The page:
How to Grow Parsnip Seeds
Grow Guide #2300
Binomial name: Pastinaca sativa
Life Cycle: Biennial (but usually grown as an annual)
This 'How to Grow' guide details everything a home gardener needs to know to plant, grow and care for Parsnips (Pastinaca sativa).
When to Sow Parsnip Seeds
Parsnips can be grown year-round in most climates. Avoid planting in extremely hot or cold weather which can affect germination and growth. Use the table below to identify the best time of year to sow parsnips in your climate.
Parsnip plants are best grown in full sun or part shade. Choose a location that will receive at least 3 hours of full sun each day.
Parsnip plants need a loose, well drained soil enriched with organic matter. Prepare soil by weeding it thoroughly, digging it over to at least a spade’s depth to loosen the soil, and adding aged animal manure or compost. Organic matter can be dug into heavy soil to lighten it so roots can grow freely. Keep the area free of weeds until planting. Learn more about preparing soil for planting here.
How to Sow Parsnip Seeds
Parsnip seeds do not require any treatment (eg soaking, stratification) before sowing.
Parsnip seeds grow best when they are sown directly into the garden.
- Sow seeds directly in the garden 5mm deep and 5-10cm apart, with rows 35-50cm apart.
- Keep soil moist but never wet or dry.
- Seeds should germinate in around 14-28 days at a soil temperature of 10-21°C.
- Young seedlings will need protection from pests, pets and weather until they are established.
Tip: Seeds of this variety can be slow to germinate. Take note of the expected germination time, be patient and follow the recommended depth and temperature guidelines closely for the best chance of success.
How to Grow Parsnip
Parsnip plants may need watering during the growing season. Water when the soil is dry about 5cm below the surface (test this by scratching away a little soil with your finger). Water deeply in the early morning or late afternoon. Avoid watering the leaves of plants to avoid fungal diseases. Learn more about watering here.
Optional: To give plants room to grow, thin seedlings when they are large enough to handle. Pull out any weak or small seedlings so plants are spaced about 5-10cm apart.
If soil was well prepared no extra fertiliser should be necessary. Fertilising can result in excessive leaf growth at the expense of roots forming. In poor soil use a fertiliser low in nitrogen and high in phosphorus, such as blood and bone, applied at the recommended rate.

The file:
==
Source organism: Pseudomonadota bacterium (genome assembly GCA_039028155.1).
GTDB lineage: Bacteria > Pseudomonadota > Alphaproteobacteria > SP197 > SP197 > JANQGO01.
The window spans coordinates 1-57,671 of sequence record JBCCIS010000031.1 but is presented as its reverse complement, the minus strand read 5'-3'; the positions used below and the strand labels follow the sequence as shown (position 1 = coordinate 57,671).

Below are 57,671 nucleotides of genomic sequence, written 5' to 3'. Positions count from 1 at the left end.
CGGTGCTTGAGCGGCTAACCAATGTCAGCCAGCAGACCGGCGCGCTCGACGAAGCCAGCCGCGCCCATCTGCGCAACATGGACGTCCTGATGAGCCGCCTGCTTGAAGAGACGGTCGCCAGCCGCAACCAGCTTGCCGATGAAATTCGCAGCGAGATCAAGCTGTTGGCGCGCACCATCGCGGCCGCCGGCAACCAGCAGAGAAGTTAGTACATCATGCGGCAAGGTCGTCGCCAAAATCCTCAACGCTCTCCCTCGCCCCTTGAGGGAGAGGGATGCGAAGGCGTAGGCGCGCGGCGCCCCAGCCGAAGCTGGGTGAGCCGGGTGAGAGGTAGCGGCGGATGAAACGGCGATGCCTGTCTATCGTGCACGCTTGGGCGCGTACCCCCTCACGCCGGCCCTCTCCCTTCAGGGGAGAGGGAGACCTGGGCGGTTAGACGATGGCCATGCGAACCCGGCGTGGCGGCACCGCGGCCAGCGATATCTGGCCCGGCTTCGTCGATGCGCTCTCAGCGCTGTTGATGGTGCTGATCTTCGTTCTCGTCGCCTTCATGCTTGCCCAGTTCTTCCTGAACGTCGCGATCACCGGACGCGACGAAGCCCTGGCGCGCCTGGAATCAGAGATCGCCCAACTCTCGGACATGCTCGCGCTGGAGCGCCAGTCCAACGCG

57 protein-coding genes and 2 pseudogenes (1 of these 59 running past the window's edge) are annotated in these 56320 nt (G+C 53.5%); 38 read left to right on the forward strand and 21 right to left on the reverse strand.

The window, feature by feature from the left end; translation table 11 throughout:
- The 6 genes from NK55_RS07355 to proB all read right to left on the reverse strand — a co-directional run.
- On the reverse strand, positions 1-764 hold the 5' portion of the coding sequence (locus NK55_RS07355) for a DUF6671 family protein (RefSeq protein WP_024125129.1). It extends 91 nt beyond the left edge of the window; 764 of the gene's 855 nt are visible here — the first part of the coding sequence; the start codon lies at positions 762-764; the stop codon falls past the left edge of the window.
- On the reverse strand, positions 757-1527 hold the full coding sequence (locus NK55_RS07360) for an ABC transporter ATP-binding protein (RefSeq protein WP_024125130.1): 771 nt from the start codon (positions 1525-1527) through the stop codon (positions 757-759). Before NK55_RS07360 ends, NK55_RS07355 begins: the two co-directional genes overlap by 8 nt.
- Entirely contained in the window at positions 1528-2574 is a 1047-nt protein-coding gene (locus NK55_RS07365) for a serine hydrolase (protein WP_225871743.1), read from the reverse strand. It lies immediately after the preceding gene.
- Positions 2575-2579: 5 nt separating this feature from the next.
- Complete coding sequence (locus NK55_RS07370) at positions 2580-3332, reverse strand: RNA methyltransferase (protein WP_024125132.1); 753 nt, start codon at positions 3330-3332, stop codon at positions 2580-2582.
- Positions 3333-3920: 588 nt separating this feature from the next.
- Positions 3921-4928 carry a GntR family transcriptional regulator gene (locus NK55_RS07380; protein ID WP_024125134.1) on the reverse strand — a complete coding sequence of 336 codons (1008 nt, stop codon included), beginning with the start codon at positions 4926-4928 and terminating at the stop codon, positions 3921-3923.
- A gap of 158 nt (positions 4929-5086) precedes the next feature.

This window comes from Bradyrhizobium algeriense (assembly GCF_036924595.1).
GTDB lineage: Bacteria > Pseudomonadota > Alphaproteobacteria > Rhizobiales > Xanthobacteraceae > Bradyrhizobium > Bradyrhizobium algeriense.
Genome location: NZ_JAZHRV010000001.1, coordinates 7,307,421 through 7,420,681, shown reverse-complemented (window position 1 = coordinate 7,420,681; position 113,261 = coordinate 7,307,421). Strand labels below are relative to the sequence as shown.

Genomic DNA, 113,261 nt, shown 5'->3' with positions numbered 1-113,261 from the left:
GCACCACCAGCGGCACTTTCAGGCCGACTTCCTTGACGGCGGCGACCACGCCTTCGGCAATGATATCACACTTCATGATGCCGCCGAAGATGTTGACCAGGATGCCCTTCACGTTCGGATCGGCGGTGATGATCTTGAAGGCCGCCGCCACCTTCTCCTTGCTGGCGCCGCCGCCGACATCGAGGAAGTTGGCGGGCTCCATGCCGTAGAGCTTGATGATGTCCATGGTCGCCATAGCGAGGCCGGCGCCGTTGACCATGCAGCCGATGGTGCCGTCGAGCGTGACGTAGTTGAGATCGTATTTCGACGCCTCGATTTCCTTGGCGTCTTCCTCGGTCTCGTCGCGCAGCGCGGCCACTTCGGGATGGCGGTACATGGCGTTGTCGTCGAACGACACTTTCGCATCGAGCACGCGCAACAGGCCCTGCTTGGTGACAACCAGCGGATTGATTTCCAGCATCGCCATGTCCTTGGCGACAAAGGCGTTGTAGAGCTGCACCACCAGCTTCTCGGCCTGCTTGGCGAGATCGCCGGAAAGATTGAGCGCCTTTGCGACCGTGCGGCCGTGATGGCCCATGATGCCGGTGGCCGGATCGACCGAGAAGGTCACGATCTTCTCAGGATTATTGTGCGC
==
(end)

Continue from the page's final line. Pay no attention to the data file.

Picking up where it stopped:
How to Harvest Parsnips
Parsnips should be ready to harvest in approximately 120-140 days.
Roots are ready to harvest when they are large enough to eat, and can be harvested as needed. Harvest individual roots by gently pulling at the base of the leaves, or use a garden fork to lift multiple roots from the soil. Shake off any excess soil and cut the foliage 1-2cm above the top of the root. Store parsnips in a perforated plastic bag in the fridge. For longer term storage parsnips can be blanched then frozen.
Common Problems when Growing Parsnips
Like all plants, parsnip is susceptible to some pests, diseases and other problems. Below is a list of the most common problems gardeners encounter when growing parsnip plants:
- Poor germination may be caused by sowing old seed. Seed for this species does not store well long-term, so use fresh seed each year. Make a note of the sowing date and the expected germination time. Seeds may take longer than the expected time, especially if conditions such as soil temperature are not ideal.
- Bacterial leaf spot is a disease that causes irregularly shaped brown spots on all above-ground parts of a plant. The spots at first appear to be wet but become dry and scab-like over time. Leaves and flowers can fall prematurely. Water plants at soil level (not on the leaves), dispose of fallen leaves and fruit and practice crop rotation.
- Whitefly is a sap-sucking insect related to aphids. They are often found in large numbers on the underside of leaves and will swarm in clouds when disturbed. Plants may have yellowing leaves or may wilt, and growth will be slowed. Whitefly can be removed with a garden hose or sprayed with soap spray. Badly affected plants should be destroyed. Attracting beneficial insects that will prey on whitefly can be beneficial. Read more about managing whitefly here.
- Carrot fly (Psila rosa) is a flying insect that lays its eggs in seedlings. When the larvae hatch they live in the soil and burrow into the roots to feed. Include companion plants in your garden or use insect exclusion netting over your crops to deter the pests.
- Bolting is when a plant prematurely flowers and goes to seed. Bolting can be caused by a period of extreme weather. Avoid sowing seed until after the danger of frosts has passed or in very hot weather. Water plants regularly and deeply in hot weather to prevent them suffering heat stress.
- Forked roots are usually caused by stony or heavy soil such as clay. The roots cannot grow freely in the soil or hit rocks or other obstacles and split into two. Cultivate the soil well before planting, dig in some coarse sand or compost to lighten the soil, or grow round or short varieties suited to heavy soil.
- Split roots are usually caused by inconsistent watering when roots are mature. Water deeply and evenly to keep soil moisture consistent and always take recent or expected rainfall into consideration before watering.
- Tough roots usually indicate that the roots were harvested too late. Harvest roots when they are young and tender.
- Small roots can be the result of sowing too thickly or over fertilising. Thin seedlings to give roots adequate space to grow. Do not fertilise plants as this may encourage the growth of foliage at the expense of roots.